Comments on Patchwork Girl

David Goldberg '98 (English 112, 1996)

It is difficult to dicuss Patchwork Girl without invoking Mary Shelley's Frankenstein. The hypertext is riddled with allusions to Frankenstein and Shelley herself appears as a character in the work.

Hypertext represents the fulfillment of the fantasy that Shelley proposes and Jackson revitalizes. A prevailing theme throughout the history of modern science and technology has been the simulation of life by artificial means. Frankenstein and his real-life predecessors, however, sought not to simulate life, but rather to create new life, a copy without an original--Baudrillard's simulacrum.

In Simulacra and Simulation, Baudrillard states, "Of all the prostheses that mark the history of the body, the double is doubtless the oldest." He has discussed in-depth science's desire to create life artificially in the context of post-structuralist critical theory. While searching for the answer to the question of the "phantasm of auto-genesis", Baudrillard states:

Cloning radically abolishes the Mother, but also the Father, the intertwining of their genes, the imbrication of their differences, but above all, the joint act that is procreation. The cloner does not beget himself: he sprouts from each of his segments. One can speculate on the wealth of each of these vegetal branchings that in effect resolve all oedipal sexuality in the service of "nonhuman" sex, of sex through immediate contiguity and reduction--it is still the case that it is no longer a question of the fantasy of auto-genesis. The Father and the Mother have disappeared, not in the service of an aleatory liberty of the subject, but in the service of a matrix called code. No more mother, no more father: a matrix. And it is the matrix, that of the genetic code, that now infinitely "gives birth" based on a functional mode purged of all aleatory sexuality."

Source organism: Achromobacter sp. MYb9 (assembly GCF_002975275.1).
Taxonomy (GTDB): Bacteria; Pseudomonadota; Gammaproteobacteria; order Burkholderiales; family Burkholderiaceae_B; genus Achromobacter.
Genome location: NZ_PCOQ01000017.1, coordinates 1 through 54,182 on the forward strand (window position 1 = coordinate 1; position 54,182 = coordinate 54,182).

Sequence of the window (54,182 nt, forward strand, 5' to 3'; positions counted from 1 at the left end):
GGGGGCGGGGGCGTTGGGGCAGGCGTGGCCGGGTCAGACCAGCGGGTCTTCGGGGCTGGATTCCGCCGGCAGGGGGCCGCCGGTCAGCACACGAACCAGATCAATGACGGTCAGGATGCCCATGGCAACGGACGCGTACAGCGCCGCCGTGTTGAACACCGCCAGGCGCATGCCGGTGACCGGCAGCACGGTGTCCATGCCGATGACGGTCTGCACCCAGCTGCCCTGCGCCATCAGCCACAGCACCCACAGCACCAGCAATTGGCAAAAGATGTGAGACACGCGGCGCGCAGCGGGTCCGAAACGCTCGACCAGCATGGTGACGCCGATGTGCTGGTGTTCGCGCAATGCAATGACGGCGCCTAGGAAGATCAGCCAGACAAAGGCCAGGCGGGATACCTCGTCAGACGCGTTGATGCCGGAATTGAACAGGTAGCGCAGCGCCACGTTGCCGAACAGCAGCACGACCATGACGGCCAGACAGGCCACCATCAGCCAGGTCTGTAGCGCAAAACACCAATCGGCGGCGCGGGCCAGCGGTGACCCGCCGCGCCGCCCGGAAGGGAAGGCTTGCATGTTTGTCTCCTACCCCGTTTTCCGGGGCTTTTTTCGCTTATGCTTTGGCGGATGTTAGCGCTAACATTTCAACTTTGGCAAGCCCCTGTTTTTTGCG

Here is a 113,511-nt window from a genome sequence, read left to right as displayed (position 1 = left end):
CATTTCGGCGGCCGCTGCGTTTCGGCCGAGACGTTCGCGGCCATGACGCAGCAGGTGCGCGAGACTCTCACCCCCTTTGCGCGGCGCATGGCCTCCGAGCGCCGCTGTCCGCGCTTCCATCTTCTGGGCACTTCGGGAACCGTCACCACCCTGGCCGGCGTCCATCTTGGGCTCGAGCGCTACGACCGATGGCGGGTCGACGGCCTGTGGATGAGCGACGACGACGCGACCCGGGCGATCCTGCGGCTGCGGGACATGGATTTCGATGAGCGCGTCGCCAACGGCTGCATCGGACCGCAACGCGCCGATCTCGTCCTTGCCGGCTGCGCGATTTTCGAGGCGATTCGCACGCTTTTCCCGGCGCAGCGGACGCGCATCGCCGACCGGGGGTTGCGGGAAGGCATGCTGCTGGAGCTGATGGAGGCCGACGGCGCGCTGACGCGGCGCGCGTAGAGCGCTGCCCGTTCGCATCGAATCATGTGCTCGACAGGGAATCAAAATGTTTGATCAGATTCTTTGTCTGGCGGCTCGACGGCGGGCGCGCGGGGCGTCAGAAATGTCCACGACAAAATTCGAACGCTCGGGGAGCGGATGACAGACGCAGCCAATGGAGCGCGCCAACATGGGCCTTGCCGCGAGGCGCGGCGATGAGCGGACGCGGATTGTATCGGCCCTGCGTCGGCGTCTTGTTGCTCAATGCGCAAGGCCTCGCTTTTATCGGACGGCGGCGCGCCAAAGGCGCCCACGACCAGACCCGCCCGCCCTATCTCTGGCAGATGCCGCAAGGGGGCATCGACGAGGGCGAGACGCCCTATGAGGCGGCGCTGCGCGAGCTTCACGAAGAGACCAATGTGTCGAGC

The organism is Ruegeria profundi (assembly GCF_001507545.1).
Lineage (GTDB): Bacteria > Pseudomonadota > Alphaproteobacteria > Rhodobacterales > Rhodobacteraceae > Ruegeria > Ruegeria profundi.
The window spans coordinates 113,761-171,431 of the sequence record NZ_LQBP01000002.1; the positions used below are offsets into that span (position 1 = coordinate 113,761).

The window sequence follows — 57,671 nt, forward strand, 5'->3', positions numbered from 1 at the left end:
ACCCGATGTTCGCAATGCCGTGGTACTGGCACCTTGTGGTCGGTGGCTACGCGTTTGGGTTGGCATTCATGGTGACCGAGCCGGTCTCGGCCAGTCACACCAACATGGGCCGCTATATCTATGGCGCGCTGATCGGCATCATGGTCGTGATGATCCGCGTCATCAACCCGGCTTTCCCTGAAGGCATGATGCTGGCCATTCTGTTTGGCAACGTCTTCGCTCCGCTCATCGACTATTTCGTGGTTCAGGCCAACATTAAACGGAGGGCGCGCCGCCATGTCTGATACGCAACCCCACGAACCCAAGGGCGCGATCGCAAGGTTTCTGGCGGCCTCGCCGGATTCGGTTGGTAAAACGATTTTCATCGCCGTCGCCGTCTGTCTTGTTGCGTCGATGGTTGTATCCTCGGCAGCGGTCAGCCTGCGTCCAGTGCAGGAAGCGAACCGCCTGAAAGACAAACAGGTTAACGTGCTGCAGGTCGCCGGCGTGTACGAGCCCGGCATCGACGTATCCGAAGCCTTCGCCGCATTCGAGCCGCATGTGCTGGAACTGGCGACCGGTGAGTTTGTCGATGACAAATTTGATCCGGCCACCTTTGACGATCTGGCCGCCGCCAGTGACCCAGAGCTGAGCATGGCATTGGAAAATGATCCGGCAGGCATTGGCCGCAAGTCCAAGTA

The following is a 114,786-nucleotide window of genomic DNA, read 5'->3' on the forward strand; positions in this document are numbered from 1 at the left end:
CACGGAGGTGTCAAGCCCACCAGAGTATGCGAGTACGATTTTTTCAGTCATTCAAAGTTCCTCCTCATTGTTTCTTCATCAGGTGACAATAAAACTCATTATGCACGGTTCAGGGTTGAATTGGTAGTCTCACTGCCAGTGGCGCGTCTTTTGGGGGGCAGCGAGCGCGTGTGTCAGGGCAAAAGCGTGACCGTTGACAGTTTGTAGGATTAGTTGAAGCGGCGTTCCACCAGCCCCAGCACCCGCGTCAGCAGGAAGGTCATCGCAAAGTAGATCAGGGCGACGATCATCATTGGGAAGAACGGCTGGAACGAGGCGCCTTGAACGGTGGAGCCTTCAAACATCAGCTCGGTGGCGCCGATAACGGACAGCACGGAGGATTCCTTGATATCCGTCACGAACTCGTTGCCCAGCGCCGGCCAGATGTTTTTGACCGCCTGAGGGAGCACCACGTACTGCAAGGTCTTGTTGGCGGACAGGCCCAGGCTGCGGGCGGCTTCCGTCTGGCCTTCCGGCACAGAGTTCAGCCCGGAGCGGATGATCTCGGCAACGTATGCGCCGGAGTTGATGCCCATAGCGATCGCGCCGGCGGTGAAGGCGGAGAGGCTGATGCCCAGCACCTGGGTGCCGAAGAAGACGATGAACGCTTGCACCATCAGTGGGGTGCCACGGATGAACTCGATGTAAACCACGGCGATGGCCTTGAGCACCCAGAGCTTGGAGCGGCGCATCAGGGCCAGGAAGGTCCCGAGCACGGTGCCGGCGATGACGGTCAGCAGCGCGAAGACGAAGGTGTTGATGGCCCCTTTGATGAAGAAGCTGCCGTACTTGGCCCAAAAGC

This has many implications for both hypertext and critical theory. It is statement on the relationship between the author and her work. The author does not beget herself: she sprouts from each of her segments. What is the Patchwork Girl, if not a continuum of segments, inextricably connected by scars and seams, each representing a part of Jackson's persona. As Jackson writes:

I am buried here. You can resurrect me, but only piecemeal. If you want to see the whole, you will have to sew me together yourself. (In time you may find appended a pattern and instructions--for now, you will have to put it together any which way, as the scientist Frankenstein was forced to do.) Like him, you will make use of a machine of mysterious complexity to animate these parts.

The act of reading Patchwork Girl is the opportunity to create a unique conformation fo the text, of creating a copy without an orginal.

What are the ramifications of the phantasm of auto-genesis? Of birth without sex? Perhaps Jackson is responding to Baudrillard in disagreement. Patchwork Girl is not devoid of the sexual, although the view of sexuality is cracked and twisted like the scars that line the body of the Patchwork Girl.

What is the relationship between sex and science, eroticism and technology? More and more it seems like they are intertwined. What is our place in this mosiac of the rational and the emotional. Perhaps Jackson says it best:

Identities seem contradictory, partial, and strategic. There is not even such a state as 'being' female", or "being" monster, or "being" angel. We find ourselves to be cyborgs, hybrids, mosaics, chimeras.

David Goldberg /